Auto Racing’s Off-Season: An Enthusiast’s Perspective

As another year comes to a close, once again we find ourselves in between auto racing seasons. I used to get really disappointed when the various race series that I’d grown used to watching in person and on TV suddenly came to an end, not to return for months. I still get disappointed but I have a better appreciation for why the off-season break is so important.

It’s not just about everyone taking some much needed rest. Actually, I’m not so sure that most of those involved in racing actually get much of a break in the off-season. No, I suspect that the teams are pretty busy in the off-season as they assess their previous year’s performance and make plans for next season. While I don’t have much first-hand knowledge about what they do, I can certainly tell you about what I sometimes do as an autocrosser.

Autocrossing is, by definition, not racing per se, but it is about as close as many of us come to real racing. Like in racing, to be competitive you need to be properly prepared. The off-season gives us time to do just that.

My last two autocross cars have been Mazda Miatas. The first was a bare bones, 2003 Club Sport. I had some success with it in autocrossing but it didn’t quite cut it as a street car. A mid-summer trip in it to Las Vegas, and another in similar heat to Solvang, convinced me to never, ever get another car without air conditioning again. That led to my second Miata.

The 2004 MAZDASPEED MX-5 (Miata) was a great street car and very well suited for spirited Sunday drives in the country. With its factory turbo, it had plenty of power for the open road, as well as beautiful metallic red paint, Bose audio and incredible reliability. It never once needed anything but simple, routine maintenance in the whole time I owned it. The problem is, I also autocross on Sundays. I probably did worse with that car during weekend autocross competition than with any other car I’ve ever owned. I don’t know why for sure, but the results spoke for themselves.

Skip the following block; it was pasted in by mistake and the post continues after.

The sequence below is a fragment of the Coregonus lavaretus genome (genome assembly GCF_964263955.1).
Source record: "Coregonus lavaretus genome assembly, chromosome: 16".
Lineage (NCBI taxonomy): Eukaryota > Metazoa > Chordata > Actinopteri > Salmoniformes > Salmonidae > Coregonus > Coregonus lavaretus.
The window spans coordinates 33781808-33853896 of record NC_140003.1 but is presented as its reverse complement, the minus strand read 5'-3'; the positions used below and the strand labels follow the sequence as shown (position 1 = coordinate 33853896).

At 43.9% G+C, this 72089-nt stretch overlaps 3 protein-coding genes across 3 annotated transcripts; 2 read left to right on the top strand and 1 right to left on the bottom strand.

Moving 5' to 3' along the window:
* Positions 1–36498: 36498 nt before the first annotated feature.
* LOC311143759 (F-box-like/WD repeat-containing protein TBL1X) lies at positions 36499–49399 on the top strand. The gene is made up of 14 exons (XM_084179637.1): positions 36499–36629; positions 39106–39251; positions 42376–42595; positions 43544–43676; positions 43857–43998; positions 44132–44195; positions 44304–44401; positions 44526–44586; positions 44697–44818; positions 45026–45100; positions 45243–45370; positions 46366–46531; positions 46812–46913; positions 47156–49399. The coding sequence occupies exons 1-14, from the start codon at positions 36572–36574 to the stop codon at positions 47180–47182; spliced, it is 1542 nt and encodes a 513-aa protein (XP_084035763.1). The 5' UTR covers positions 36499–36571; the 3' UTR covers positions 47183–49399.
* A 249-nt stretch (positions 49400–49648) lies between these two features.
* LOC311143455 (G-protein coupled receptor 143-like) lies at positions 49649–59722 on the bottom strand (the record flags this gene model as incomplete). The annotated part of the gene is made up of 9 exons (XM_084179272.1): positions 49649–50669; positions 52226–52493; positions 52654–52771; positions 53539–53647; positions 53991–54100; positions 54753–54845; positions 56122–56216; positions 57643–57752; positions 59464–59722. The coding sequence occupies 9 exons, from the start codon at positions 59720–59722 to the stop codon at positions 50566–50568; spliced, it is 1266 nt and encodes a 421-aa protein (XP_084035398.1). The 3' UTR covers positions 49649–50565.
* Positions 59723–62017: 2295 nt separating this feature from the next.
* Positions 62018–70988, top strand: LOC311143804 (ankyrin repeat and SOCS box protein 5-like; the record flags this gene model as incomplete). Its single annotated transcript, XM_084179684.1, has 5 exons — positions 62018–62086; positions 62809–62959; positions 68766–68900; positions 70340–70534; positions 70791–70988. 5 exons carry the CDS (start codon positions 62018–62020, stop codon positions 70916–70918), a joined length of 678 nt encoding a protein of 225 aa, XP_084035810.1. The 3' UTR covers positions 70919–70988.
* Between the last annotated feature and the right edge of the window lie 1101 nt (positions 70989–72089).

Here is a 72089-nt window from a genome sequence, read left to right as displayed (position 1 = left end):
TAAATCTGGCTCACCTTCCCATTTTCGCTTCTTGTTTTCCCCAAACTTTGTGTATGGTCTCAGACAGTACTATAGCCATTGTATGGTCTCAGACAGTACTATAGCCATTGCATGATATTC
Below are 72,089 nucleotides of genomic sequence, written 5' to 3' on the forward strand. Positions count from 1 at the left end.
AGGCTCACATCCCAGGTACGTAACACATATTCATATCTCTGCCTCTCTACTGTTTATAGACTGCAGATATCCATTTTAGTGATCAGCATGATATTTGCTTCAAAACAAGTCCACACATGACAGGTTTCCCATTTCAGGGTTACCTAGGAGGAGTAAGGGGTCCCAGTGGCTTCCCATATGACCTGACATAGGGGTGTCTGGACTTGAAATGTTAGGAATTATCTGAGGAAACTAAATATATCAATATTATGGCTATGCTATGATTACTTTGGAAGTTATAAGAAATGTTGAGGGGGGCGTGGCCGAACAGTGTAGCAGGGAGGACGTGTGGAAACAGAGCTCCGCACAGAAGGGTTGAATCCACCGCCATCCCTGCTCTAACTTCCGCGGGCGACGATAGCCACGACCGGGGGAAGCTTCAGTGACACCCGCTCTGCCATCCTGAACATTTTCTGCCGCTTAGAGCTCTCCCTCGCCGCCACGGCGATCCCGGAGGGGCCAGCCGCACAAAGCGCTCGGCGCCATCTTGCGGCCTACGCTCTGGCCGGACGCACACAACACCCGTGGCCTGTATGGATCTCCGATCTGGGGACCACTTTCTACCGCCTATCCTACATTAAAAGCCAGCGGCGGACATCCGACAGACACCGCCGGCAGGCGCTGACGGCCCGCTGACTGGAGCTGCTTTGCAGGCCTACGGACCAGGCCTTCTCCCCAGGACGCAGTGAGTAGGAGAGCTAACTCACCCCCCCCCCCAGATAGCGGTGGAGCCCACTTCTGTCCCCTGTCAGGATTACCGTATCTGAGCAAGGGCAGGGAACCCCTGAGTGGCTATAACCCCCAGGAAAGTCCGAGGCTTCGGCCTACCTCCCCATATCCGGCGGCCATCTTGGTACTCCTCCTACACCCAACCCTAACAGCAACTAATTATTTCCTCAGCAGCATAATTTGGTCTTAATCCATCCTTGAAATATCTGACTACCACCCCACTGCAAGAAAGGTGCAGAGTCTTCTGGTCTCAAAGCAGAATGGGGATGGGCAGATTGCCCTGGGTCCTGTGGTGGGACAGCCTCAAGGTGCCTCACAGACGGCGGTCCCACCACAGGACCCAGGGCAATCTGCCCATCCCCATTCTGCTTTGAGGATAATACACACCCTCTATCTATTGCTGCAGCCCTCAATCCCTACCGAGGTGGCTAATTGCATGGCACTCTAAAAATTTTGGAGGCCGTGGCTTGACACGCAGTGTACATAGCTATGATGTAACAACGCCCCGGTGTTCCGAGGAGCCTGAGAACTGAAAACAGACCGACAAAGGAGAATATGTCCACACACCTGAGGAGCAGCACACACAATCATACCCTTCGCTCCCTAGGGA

It also had virtually no rollover protection, whereas the new model at least has some strong hoops behind the seats, as well as side airbags. So, after two years of being an also ran, I was ready for a change. An opportunity for that came a little over a week ago, when I decided to check out a trade-in offer that was mailed to me by my friendly Mazda dealer in Escondido.

I took a drive to the dealership expecting to find a lousy trade-in deal and a selection of full-price new cars. Instead, I was offered a reasonable trade-in offer for my very low mileage Miata and an incredible deal on a 2006 Miata that had sat in the dealer’s inventory for over four months. With several more 2006 cars still in stock and many more 2007 models to sell, they needed to move their ’06 cars, right now, so they got really serious about a deal on one equipped just the way I wanted it. Suddenly, I had a big decision to make. Should I accept their offers or take another look at a Pontiac Solstice instead?

The Solstice is a great competition car and I love the way it looks, but it falls short as a street car when compared to the new Miata. The Solstice has virtually no usable trunk, a much less user-friendly soft-top mechanism and, for me, something else that is a very big deal buster. You see, the best model of Solstice to use for autocrossing is the one with the competition option package, but that model is not available with – you may have guessed it, air conditioning. Yep. There’s no way I’m going to get another car without air conditioning, living as I do in Southern California.

Let’s hope that I got it right this time because by the end of the evening, I became the proud owner of a new, Brilliant Black, 2006 Miata. That makes three Miatas and a total of five Mazdas. I guess you could say I like them.

Now my off-season has really kicked into high gear, because I need to quickly prepare this brand new car for competition. In between the last autocross of 2006 (which was in December) and the first event of the new year, I’ve got a lot to do and not much time to do it.

Even in what we call the stock classes of autocrossing, one cannot be competitive on the track with stock street tires and suspension. So, the first thing that I did was careful research. The Tire Rack ( not only had the wheels that I was looking for, but they also shared their experience about using slightly larger-than-stock, super-sticky tires on a Miata. They had everything in stock, ready to mount, balance and ship.

Since they are allowed by the stock class rules, I’ve also got a line on a stiffer front sway bar, stiffer shocks and a more aggressive, competition wheel alignment.

With a bit of luck I’ll have everything that I need, installed and ready, before the first event of the new year. In the meantime, I’m driving the new Miata instead of my Prius to put some needed break-in miles on it.

Of course, none of this is free. To help pay for the new stuff, I’m trying to sell my last Miata’s extra parts, including a nice set of 17-inch wheels that will fit a second-generation Miata.

So, that’s what I am doing in the off-season to get my new autocross car ready for some friendly competition. Just imagine what professional race teams do.

Drive safely and do join me again next time.

Copyright © 2006 & 2021 by Jan Wagner — AutoMatters & More #220

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Jan Wagner

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